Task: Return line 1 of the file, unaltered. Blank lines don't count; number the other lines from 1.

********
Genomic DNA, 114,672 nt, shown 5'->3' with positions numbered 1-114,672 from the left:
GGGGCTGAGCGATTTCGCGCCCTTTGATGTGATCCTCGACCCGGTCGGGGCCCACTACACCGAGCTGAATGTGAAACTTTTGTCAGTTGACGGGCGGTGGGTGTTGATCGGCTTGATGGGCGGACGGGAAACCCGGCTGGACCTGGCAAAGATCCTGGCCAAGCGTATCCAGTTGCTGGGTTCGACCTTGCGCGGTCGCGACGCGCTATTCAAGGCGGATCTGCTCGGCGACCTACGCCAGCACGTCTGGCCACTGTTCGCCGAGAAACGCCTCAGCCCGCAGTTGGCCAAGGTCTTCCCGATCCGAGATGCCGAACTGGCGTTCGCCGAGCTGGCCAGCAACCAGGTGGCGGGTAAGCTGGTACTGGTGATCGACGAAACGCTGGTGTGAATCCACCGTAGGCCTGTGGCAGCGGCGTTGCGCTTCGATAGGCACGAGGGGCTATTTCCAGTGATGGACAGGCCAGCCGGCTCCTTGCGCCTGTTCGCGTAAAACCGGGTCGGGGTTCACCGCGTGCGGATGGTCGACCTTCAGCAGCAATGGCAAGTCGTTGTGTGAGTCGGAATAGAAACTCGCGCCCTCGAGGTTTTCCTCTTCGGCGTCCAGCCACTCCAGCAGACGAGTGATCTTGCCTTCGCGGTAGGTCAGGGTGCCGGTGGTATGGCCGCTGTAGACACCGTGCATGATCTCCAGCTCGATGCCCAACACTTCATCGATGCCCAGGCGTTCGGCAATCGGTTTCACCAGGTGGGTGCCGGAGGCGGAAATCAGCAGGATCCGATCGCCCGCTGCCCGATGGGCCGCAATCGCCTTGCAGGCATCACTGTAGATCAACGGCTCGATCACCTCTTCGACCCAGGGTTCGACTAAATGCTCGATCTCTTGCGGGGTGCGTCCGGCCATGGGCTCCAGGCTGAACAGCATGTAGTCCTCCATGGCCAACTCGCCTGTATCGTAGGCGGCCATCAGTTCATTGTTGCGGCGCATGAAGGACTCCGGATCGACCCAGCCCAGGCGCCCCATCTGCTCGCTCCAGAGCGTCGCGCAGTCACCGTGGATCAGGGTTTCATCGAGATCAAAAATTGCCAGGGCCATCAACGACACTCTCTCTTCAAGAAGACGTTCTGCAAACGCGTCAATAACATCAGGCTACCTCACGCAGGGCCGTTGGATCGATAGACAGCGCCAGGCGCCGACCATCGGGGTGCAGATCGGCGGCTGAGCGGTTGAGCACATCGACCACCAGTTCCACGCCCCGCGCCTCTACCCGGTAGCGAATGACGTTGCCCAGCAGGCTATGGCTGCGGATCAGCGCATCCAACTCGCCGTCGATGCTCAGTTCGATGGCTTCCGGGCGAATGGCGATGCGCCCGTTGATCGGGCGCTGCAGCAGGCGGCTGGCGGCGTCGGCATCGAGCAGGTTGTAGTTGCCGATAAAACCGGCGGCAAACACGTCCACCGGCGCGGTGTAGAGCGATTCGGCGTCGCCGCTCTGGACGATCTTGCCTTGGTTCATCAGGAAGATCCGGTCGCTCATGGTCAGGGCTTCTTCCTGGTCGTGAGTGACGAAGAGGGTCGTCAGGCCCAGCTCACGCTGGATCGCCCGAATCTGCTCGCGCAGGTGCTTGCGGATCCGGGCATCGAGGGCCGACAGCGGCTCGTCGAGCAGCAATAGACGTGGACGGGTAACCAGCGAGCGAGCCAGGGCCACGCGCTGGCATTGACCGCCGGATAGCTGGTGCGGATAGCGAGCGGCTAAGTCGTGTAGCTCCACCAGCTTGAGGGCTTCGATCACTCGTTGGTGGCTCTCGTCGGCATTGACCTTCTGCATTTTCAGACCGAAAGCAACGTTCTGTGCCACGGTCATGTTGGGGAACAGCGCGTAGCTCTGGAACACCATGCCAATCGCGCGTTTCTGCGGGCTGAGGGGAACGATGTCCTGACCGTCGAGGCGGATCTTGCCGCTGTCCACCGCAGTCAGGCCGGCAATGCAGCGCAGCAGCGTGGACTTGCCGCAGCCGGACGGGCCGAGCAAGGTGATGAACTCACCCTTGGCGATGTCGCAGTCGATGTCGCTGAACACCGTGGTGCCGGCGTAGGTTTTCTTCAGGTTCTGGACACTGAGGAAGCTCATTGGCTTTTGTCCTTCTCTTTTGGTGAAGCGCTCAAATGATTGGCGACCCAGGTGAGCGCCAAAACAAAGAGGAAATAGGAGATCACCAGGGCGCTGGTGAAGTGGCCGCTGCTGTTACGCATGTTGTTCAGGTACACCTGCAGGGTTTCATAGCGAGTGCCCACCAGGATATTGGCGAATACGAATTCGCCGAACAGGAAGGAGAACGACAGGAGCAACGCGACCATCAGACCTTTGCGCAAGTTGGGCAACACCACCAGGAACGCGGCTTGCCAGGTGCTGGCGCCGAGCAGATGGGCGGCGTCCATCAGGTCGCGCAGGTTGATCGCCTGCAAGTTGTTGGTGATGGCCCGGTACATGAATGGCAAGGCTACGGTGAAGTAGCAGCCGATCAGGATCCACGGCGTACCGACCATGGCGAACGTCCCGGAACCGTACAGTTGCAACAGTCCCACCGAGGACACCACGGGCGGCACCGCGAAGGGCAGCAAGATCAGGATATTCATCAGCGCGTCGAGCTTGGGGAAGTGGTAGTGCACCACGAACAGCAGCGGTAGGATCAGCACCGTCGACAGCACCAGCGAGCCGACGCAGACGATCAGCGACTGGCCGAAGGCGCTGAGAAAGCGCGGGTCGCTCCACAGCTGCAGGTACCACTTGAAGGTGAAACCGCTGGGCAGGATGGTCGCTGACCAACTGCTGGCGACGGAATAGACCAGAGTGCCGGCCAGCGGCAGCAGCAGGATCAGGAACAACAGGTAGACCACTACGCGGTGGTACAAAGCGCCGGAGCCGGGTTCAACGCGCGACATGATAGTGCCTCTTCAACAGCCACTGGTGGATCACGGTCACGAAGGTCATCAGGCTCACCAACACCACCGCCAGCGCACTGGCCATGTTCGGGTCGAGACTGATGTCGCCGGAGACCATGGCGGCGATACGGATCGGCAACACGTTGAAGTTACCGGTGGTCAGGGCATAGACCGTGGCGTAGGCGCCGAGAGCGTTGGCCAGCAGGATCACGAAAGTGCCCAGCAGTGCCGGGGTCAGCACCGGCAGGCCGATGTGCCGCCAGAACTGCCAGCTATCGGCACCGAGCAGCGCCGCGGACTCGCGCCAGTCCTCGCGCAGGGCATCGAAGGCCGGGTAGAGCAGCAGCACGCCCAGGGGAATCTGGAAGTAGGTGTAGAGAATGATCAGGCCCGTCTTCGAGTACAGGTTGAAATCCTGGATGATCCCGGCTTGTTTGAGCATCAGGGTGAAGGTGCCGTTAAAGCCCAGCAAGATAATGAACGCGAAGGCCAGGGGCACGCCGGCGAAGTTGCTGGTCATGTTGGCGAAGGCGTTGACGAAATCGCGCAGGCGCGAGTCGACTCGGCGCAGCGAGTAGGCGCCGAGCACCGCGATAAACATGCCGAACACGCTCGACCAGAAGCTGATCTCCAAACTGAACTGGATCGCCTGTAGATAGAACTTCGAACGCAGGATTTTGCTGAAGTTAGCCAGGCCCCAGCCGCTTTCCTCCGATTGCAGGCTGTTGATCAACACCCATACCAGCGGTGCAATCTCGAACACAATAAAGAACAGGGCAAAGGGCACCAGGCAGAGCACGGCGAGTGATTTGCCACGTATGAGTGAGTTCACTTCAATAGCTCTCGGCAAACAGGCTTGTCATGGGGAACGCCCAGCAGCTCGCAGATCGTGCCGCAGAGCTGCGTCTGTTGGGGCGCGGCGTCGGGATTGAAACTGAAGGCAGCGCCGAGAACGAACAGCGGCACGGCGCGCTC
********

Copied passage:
Genomic DNA, 114,672 nt, shown 5'->3' with positions numbered 1-114,672 from the left: